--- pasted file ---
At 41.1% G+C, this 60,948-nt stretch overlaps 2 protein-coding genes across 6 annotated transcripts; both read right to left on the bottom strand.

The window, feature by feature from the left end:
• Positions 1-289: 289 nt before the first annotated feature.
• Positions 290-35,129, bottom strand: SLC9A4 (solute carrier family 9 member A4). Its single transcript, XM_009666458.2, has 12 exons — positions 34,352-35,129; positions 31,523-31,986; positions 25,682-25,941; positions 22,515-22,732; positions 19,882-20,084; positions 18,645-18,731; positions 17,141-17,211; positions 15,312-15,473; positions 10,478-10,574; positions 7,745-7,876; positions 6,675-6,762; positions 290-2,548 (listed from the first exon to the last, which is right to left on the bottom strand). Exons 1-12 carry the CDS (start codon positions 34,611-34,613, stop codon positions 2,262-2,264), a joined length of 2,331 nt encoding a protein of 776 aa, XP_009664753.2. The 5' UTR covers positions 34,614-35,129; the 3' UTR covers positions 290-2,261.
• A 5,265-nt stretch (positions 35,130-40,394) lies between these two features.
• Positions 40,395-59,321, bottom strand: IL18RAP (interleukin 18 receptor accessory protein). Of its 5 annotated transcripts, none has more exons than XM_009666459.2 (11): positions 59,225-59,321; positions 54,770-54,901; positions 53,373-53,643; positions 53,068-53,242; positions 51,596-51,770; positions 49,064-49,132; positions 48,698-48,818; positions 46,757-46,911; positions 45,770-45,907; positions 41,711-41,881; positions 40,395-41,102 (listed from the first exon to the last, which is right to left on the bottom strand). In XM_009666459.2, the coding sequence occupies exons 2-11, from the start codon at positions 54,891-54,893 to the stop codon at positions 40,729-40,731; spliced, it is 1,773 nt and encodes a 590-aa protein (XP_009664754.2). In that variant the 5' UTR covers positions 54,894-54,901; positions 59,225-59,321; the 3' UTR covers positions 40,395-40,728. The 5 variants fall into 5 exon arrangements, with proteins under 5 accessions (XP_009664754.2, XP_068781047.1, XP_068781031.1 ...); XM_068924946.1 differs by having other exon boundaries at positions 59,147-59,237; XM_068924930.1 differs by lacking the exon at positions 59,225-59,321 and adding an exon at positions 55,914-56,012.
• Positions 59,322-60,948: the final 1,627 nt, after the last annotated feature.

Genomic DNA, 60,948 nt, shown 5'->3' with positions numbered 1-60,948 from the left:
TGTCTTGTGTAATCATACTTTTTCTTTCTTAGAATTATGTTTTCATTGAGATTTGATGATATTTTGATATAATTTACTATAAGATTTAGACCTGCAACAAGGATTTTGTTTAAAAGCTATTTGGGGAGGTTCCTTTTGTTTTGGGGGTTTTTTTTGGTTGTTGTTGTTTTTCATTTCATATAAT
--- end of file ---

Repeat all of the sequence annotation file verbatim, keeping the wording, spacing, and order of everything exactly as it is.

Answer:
At 41.1% G+C, this 60,948-nt stretch overlaps 2 protein-coding genes across 6 annotated transcripts; both read right to left on the bottom strand.

The window, feature by feature from the left end:
• Positions 1-289: 289 nt before the first annotated feature.
• Positions 290-35,129, bottom strand: SLC9A4 (solute carrier family 9 member A4). Its single transcript, XM_009666458.2, has 12 exons — positions 34,352-35,129; positions 31,523-31,986; positions 25,682-25,941; positions 22,515-22,732; positions 19,882-20,084; positions 18,645-18,731; positions 17,141-17,211; positions 15,312-15,473; positions 10,478-10,574; positions 7,745-7,876; positions 6,675-6,762; positions 290-2,548 (listed from the first exon to the last, which is right to left on the bottom strand). Exons 1-12 carry the CDS (start codon positions 34,611-34,613, stop codon positions 2,262-2,264), a joined length of 2,331 nt encoding a protein of 776 aa, XP_009664753.2. The 5' UTR covers positions 34,614-35,129; the 3' UTR covers positions 290-2,261.
• A 5,265-nt stretch (positions 35,130-40,394) lies between these two features.
• Positions 40,395-59,321, bottom strand: IL18RAP (interleukin 18 receptor accessory protein). Of its 5 annotated transcripts, none has more exons than XM_009666459.2 (11): positions 59,225-59,321; positions 54,770-54,901; positions 53,373-53,643; positions 53,068-53,242; positions 51,596-51,770; positions 49,064-49,132; positions 48,698-48,818; positions 46,757-46,911; positions 45,770-45,907; positions 41,711-41,881; positions 40,395-41,102 (listed from the first exon to the last, which is right to left on the bottom strand). In XM_009666459.2, the coding sequence occupies exons 2-11, from the start codon at positions 54,891-54,893 to the stop codon at positions 40,729-40,731; spliced, it is 1,773 nt and encodes a 590-aa protein (XP_009664754.2). In that variant the 5' UTR covers positions 54,894-54,901; positions 59,225-59,321; the 3' UTR covers positions 40,395-40,728. The 5 variants fall into 5 exon arrangements, with proteins under 5 accessions (XP_009664754.2, XP_068781047.1, XP_068781031.1 ...); XM_068924946.1 differs by having other exon boundaries at positions 59,147-59,237; XM_068924930.1 differs by lacking the exon at positions 59,225-59,321 and adding an exon at positions 55,914-56,012.
• Positions 59,322-60,948: the final 1,627 nt, after the last annotated feature.

Genomic DNA, 60,948 nt, shown 5'->3' with positions numbered 1-60,948 from the left:
TGTCTTGTGTAATCATACTTTTTCTTTCTTAGAATTATGTTTTCATTGAGATTTGATGATATTTTGATATAATTTACTATAAGATTTAGACCTGCAACAAGGATTTTGTTTAAAAGCTATTTGGGGAGGTTCCTTTTGTTTTGGGGGTTTTTTTTGGTTGTTGTTGTTTTTCATTTCATATAAT